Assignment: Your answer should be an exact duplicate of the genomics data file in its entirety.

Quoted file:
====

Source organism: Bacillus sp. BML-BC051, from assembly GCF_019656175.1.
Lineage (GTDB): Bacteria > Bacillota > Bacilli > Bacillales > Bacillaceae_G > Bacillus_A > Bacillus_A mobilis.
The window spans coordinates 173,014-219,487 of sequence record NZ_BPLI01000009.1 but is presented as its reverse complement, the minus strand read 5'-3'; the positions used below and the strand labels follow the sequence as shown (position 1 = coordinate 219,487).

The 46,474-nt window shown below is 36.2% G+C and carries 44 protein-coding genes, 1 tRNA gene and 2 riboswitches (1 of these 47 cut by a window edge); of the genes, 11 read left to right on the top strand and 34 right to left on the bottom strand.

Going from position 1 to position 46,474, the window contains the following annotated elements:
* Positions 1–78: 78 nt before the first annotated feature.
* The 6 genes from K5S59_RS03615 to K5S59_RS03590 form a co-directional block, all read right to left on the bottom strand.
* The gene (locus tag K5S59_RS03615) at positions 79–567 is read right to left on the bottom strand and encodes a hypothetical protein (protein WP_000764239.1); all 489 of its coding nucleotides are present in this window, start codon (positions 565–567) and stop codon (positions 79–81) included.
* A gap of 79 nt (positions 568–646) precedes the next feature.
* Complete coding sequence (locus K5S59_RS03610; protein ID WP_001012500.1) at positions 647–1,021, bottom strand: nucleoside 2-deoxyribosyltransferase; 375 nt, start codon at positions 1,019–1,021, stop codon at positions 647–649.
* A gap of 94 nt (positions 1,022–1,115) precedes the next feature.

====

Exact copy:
Source organism: Bacillus sp. BML-BC051, from assembly GCF_019656175.1.
Lineage (GTDB): Bacteria > Bacillota > Bacilli > Bacillales > Bacillaceae_G > Bacillus_A > Bacillus_A mobilis.
The window spans coordinates 173,014-219,487 of sequence record NZ_BPLI01000009.1 but is presented as its reverse complement, the minus strand read 5'-3'; the positions used below and the strand labels follow the sequence as shown (position 1 = coordinate 219,487).

The 46,474-nt window shown below is 36.2% G+C and carries 44 protein-coding genes, 1 tRNA gene and 2 riboswitches (1 of these 47 cut by a window edge); of the genes, 11 read left to right on the top strand and 34 right to left on the bottom strand.

Going from position 1 to position 46,474, the window contains the following annotated elements:
* Positions 1–78: 78 nt before the first annotated feature.
* The 6 genes from K5S59_RS03615 to K5S59_RS03590 form a co-directional block, all read right to left on the bottom strand.
* The gene (locus tag K5S59_RS03615) at positions 79–567 is read right to left on the bottom strand and encodes a hypothetical protein (protein WP_000764239.1); all 489 of its coding nucleotides are present in this window, start codon (positions 565–567) and stop codon (positions 79–81) included.
* A gap of 79 nt (positions 568–646) precedes the next feature.
* Complete coding sequence (locus K5S59_RS03610; protein ID WP_001012500.1) at positions 647–1,021, bottom strand: nucleoside 2-deoxyribosyltransferase; 375 nt, start codon at positions 1,019–1,021, stop codon at positions 647–649.
* A gap of 94 nt (positions 1,022–1,115) precedes the next feature.